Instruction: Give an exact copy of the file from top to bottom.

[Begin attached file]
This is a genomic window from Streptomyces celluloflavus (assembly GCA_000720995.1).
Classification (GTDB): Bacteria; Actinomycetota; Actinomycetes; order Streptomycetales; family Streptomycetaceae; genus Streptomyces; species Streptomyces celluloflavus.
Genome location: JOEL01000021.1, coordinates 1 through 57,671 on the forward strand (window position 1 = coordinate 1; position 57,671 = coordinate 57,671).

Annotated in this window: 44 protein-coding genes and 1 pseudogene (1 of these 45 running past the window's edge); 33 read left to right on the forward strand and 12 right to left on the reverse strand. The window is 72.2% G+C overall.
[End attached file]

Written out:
This is a genomic window from Streptomyces celluloflavus (assembly GCA_000720995.1).
Classification (GTDB): Bacteria; Actinomycetota; Actinomycetes; order Streptomycetales; family Streptomycetaceae; genus Streptomyces; species Streptomyces celluloflavus.
Genome location: JOEL01000021.1, coordinates 1 through 57,671 on the forward strand (window position 1 = coordinate 1; position 57,671 = coordinate 57,671).

Annotated in this window: 44 protein-coding genes and 1 pseudogene (1 of these 45 running past the window's edge); 33 read left to right on the forward strand and 12 right to left on the reverse strand. The window is 72.2% G+C overall.